Updated: 12/11/2013 8:39 PM |
Created: 12/11/2013 5:22 PM
By: Erica Zucco, KOB Eyewitness News 4
A doctor and patient are suing the state for the right to “physician aid-in-dying” in New Mexico. It would allow doctors to prescribe pills that would speed up and ease the dying process.
It will be up to a judge to decide whether New Mexico becomes the fifth state in the nation to allow physician aid-in-dying. The plaintiffs claim they’re not asking for assisted suicide. Assisted suicide, right now, is a fourth degree felony in New Mexico. They claim physician aid-in-dying is something different.
A documentary plaintiffs showed in court followed a terminal cancer patient in Oregon who used physician aid-in-dying. When the patient’s body started failing rapidly and she knew the end was coming, she took prescribed pills to end the pain and her life.
“Death with dignity, it gives me the chance to think about how I want to leave things with them at the end,” the woman said.
Surgical oncologist and plaintiff in this case Katherine Morris watched with emotion, because she was the doctor who prescribed those pills, and was with the woman as she died. Morris could do that as an oncologist in Oregon. Now working in New Mexico, she wants patients to have the choice here, too.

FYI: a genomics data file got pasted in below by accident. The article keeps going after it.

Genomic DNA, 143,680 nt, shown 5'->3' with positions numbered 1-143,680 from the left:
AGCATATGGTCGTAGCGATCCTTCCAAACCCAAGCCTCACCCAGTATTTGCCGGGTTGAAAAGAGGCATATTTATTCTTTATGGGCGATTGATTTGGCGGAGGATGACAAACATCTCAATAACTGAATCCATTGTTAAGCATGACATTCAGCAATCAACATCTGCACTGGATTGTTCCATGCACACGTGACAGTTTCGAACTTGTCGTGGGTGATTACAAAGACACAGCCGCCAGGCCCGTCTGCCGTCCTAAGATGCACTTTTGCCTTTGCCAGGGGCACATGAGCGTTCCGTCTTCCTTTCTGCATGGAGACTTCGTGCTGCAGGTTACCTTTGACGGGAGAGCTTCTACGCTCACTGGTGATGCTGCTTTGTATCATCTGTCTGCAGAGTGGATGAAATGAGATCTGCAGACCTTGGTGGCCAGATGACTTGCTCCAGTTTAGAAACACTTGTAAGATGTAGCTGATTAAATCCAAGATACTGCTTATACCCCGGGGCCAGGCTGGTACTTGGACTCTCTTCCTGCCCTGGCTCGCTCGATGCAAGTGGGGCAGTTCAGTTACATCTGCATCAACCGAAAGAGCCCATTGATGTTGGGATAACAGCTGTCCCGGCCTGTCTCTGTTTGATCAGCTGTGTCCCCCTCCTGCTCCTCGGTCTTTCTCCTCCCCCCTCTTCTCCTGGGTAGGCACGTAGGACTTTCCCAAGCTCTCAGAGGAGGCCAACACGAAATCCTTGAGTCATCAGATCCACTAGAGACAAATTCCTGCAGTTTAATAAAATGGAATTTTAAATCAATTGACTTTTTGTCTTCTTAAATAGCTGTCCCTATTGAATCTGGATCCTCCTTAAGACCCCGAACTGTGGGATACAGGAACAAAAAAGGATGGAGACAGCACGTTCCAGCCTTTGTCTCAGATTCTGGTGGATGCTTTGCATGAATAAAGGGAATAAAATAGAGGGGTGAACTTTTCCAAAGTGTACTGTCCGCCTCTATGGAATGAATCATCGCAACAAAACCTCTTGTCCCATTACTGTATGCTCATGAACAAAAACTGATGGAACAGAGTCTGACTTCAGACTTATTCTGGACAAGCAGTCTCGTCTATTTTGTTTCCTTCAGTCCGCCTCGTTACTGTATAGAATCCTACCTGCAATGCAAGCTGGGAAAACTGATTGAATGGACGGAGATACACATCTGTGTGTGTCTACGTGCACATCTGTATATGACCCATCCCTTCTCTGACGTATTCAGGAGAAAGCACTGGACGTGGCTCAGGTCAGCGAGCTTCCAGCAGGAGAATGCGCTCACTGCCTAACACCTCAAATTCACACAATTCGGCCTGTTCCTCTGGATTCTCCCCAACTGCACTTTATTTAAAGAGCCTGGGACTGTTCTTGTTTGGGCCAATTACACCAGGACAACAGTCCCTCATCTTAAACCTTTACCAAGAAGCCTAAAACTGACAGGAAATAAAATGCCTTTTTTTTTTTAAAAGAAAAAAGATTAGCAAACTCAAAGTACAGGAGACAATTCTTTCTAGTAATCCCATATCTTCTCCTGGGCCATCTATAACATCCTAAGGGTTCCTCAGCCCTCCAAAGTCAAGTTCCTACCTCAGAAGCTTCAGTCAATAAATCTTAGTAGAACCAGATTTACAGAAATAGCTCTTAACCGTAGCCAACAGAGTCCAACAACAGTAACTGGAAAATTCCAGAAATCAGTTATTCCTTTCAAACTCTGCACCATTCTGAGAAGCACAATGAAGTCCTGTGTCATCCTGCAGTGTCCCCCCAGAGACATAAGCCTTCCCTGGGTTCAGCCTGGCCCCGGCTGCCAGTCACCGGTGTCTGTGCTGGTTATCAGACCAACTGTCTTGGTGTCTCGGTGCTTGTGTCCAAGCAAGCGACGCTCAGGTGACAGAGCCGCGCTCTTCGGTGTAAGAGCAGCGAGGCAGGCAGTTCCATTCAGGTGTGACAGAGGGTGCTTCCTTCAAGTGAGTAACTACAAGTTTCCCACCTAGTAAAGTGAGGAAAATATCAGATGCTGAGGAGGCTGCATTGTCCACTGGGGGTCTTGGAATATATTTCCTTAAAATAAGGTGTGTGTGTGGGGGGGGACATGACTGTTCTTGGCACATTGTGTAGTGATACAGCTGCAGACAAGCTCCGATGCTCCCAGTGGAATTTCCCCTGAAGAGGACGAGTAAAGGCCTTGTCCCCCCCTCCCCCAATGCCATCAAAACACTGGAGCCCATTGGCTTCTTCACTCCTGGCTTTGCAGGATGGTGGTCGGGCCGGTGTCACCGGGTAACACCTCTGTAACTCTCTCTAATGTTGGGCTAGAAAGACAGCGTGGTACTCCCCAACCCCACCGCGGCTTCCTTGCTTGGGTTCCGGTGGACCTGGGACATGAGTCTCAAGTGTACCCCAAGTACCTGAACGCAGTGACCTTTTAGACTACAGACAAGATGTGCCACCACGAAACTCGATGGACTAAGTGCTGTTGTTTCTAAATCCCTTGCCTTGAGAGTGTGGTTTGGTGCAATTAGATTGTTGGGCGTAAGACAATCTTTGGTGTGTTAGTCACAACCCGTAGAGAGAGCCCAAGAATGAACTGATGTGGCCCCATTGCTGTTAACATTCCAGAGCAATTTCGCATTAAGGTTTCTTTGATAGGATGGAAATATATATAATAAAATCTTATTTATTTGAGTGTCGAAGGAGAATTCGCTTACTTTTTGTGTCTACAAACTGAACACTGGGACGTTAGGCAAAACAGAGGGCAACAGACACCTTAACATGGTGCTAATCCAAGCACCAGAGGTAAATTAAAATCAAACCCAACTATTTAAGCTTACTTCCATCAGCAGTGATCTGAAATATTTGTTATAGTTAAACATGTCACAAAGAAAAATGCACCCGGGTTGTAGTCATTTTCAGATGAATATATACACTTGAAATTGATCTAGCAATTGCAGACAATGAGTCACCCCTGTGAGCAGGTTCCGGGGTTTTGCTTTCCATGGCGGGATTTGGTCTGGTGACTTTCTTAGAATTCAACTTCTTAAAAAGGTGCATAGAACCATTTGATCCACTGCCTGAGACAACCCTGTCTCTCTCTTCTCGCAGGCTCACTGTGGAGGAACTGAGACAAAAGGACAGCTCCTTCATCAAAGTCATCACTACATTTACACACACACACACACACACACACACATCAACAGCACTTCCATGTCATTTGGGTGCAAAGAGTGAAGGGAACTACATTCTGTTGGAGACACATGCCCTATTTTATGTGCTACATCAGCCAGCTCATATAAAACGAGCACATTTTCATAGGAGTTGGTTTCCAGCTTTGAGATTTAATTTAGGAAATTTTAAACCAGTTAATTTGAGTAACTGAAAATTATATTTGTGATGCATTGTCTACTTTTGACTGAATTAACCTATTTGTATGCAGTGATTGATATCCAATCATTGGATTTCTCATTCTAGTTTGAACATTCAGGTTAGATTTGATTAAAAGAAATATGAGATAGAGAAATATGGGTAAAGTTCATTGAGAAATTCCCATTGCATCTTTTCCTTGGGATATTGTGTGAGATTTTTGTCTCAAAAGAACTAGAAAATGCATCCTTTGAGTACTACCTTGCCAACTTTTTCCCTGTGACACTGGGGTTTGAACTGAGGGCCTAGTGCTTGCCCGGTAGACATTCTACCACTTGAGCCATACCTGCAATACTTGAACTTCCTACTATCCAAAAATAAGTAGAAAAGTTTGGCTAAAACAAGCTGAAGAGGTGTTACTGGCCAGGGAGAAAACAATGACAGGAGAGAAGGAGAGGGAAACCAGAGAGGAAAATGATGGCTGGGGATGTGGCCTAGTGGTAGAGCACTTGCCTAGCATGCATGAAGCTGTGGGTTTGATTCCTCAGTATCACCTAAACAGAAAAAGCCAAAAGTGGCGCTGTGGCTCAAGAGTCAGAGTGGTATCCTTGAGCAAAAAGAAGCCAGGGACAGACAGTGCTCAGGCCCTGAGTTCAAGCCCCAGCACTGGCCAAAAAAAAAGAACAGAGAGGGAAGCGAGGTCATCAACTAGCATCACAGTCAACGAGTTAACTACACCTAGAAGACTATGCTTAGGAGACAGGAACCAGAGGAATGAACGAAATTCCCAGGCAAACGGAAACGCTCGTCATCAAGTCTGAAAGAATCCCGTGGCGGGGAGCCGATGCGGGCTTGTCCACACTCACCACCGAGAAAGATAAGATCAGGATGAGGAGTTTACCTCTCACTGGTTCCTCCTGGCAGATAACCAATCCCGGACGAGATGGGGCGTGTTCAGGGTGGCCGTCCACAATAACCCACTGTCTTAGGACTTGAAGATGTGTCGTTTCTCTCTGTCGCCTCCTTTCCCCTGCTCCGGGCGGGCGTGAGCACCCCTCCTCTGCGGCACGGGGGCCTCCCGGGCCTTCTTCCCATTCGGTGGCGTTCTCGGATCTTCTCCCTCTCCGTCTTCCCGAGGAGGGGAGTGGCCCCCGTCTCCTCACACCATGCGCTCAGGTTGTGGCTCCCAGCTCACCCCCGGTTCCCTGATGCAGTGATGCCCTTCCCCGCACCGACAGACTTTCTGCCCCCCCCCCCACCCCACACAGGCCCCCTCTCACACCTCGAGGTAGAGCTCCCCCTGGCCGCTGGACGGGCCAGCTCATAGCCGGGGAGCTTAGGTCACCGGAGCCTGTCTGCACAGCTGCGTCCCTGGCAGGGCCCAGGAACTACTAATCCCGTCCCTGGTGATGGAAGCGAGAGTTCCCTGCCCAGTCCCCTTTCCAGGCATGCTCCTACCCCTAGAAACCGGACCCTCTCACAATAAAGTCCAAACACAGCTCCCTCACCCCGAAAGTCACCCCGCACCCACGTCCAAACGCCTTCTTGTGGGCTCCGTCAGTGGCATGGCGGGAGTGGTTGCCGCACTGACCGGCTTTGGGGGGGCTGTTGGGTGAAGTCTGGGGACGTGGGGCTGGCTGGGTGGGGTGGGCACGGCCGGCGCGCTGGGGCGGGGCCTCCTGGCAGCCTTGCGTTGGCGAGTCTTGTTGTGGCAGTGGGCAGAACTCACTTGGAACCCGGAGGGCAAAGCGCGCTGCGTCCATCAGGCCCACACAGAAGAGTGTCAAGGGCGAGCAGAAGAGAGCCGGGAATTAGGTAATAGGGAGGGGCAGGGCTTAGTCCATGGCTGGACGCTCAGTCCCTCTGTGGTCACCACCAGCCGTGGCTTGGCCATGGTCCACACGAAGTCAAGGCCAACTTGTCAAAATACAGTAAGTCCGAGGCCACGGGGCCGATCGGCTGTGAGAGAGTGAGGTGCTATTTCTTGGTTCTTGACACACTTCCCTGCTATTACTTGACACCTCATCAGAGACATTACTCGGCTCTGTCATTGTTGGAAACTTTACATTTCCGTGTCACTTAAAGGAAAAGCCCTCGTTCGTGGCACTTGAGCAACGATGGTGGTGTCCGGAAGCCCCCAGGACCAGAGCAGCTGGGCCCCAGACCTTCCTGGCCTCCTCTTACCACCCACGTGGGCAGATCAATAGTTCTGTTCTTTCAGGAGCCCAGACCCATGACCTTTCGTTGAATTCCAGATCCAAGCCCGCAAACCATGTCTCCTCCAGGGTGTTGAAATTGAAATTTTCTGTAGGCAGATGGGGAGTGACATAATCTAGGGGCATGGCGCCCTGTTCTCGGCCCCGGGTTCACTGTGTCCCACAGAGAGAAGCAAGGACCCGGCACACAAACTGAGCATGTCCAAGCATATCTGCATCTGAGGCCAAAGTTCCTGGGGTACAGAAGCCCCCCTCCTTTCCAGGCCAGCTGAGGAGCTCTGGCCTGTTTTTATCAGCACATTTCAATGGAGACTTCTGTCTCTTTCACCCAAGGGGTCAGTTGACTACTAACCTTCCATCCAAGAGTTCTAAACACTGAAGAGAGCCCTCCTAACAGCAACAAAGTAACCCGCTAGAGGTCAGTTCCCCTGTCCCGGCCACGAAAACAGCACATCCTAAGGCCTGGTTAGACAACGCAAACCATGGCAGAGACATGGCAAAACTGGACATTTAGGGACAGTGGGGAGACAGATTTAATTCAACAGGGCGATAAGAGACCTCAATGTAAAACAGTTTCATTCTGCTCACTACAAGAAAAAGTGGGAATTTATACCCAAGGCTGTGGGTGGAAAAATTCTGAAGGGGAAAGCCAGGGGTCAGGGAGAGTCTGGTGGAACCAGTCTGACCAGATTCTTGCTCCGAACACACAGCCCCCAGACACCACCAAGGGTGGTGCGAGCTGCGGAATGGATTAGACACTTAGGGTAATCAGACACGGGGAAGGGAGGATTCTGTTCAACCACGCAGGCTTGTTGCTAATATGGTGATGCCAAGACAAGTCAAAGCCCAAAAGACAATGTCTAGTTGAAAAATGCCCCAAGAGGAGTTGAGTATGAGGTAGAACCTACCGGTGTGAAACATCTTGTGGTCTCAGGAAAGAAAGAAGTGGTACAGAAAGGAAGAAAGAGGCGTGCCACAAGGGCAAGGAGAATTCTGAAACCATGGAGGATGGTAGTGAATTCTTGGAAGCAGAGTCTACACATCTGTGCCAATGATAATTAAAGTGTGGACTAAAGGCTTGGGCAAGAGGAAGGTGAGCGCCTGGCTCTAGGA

“A lot of my patients have told me how challenging it is to go from being in their normal state of health to very quickly and rapidly losing control of their bodily functions or being able to get out of bed without help. That loss of autonomy is very difficult,” Morris said.
Morris says because her patients don’t want to die, it’s not assisted suicide. It’s a situation where they know they are about to die – and they want the process to be less painful for them and their families.
The state argued today that even if that’s true, a judge shouldn’t be the one to legalize aid in dying. They say if anyone’s going to change New Mexico’s rules on the issue, it should be lawmakers.